first_img RELATED ARTICLES To Net Zero and Beyond The Department of Energy Chooses a Definition for Net ZeroBuilding a Low-Cost Zero-Energy HomeRevisiting Net Zero Energy The California Energy Commission is expected to approve the new rule when it votes this week, making California the first state in the country to require that new houses come with photovoltaic panels.“California is about to take a quantum leap in energy standards,” Bob Raymer, technical director for the California Building Industry Association, told The Mercury-News. “No other state in the nation mandates solar, and we are about to take that leap.”Assuming the proposal is approved, single-family houses, condos and apartment buildings of three stories or less permitted after Jan. 1, 2020 would have to include solar panels. Currently, between 15% and 20% of new single-family homes are equipped with solar.Amber Beck, a spokeswoman for the Energy Commission, said by telephone the solar panel provision is part of a regular update of the Building Energy Efficiency Standards, also called Title 24, that also will toughen requirements for insulation and indoor air quality. She said the rated capacity of the panels would be tied to the size of the house, with a single-family home getting a system of between 2.5 kW and 4 kW on average.center_img Builders, however, would be able to lower the size of the array by including other efficiency features in the house.A decade ago, the commission adopted a goal of making all new houses capable of operating at zero-net energy after 2020 (it is on the books as an objective, not a legal requirement), but one of five commissioners who will be voting on Wednesday said that doesn’t go far enough. “Zero net energy isn’t enough,” said Andrew McAllister.Exceptions in the new policy would cover houses that are shaded by trees or buildings as well as houses whose roofs are too small to accommodate panels. Builders who install batteries would get compliance credits allowing them to reduce the capacity of the solar arrays. Other provisions will encourage wider use of electricity to reduce the consumption of natural gas.C.R. Herro, vice president of environmental affairs for Meritage Homes, said the revised energy standards would add between $25,000 and $30,000 to the cost of a new house — between $14,000 and $16,000 of that in solar, and the balance in upgrades to windows, appliances, lighting and heating. However, homeowners would see savings of between $50,000 and $60,000 over the 25-year life of their solar panels.Environmentalists were pleased with the prospect for wider adoption of solar, but at least one builder was not. Bill Watt, a homebuilder and design consultant, said the new energy provisions on top of other state building requirements are making houses too expensive in a state that already has a housing shortage.“We’re not building enough housing already,” said Watt, former president of the Orange County Building Industry Association. “Why not just pause for a little while, focus on the affordability and housing issues, then circle back?”The states’s energy code is updated every three years.last_img read more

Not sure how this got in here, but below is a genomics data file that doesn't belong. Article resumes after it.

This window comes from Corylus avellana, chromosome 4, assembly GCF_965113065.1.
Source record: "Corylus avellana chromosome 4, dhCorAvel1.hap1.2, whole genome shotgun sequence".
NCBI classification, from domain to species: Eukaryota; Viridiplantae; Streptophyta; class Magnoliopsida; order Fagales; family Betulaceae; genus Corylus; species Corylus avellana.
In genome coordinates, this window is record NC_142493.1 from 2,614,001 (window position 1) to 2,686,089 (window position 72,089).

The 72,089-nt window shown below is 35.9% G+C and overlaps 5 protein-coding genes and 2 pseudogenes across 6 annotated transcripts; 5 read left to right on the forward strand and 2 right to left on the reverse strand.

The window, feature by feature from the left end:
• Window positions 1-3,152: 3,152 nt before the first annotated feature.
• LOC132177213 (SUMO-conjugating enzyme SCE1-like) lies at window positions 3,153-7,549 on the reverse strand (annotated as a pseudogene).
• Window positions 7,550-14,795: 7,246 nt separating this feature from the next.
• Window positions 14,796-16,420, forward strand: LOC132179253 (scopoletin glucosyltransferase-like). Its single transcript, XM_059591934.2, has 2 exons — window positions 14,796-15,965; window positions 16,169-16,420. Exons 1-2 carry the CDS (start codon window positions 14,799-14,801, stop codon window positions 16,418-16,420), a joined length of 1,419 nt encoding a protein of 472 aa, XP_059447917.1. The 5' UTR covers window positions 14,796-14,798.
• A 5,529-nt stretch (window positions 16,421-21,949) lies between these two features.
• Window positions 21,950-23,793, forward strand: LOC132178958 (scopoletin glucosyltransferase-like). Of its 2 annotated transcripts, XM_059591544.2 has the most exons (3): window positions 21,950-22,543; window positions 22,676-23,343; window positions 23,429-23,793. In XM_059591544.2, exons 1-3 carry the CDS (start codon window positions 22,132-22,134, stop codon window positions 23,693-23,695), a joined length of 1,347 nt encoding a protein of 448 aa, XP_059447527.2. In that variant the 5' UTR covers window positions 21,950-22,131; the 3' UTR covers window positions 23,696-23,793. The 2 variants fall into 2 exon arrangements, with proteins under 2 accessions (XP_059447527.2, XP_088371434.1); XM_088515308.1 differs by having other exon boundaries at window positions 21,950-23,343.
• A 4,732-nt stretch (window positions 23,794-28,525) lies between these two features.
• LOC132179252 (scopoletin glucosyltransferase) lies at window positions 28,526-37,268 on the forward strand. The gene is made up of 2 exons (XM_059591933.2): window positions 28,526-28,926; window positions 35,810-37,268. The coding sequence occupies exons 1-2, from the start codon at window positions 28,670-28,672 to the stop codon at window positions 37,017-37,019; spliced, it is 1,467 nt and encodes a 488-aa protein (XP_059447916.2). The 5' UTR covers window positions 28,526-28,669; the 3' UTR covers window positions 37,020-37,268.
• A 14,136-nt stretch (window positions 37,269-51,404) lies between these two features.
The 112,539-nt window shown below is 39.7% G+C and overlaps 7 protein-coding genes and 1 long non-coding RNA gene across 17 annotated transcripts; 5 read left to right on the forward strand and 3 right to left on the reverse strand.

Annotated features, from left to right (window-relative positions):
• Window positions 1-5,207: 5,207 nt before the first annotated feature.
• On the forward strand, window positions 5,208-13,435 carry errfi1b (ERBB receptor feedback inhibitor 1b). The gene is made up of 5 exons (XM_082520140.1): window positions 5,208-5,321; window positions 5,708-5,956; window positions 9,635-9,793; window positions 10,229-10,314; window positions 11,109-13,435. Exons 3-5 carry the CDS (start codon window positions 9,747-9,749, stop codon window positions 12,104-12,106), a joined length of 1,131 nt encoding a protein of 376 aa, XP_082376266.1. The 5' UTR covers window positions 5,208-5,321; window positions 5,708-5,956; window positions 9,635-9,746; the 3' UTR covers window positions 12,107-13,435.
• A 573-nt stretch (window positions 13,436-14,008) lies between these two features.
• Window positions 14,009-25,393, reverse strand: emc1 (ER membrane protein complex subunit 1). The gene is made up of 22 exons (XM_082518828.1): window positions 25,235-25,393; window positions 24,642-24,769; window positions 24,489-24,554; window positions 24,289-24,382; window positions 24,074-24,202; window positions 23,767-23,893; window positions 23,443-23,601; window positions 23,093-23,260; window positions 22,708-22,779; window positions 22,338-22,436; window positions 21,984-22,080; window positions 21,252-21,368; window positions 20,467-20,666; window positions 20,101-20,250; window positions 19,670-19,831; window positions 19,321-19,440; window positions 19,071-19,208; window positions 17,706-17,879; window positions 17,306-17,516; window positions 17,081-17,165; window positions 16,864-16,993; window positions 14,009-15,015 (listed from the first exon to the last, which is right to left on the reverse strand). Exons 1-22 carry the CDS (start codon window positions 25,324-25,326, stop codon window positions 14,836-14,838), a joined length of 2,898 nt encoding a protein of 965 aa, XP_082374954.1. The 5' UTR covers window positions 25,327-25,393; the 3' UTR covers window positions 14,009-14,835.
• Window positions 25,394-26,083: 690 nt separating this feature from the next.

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Unmukt shines as India U-19 beat Aus, lift World Cup for the 3rd time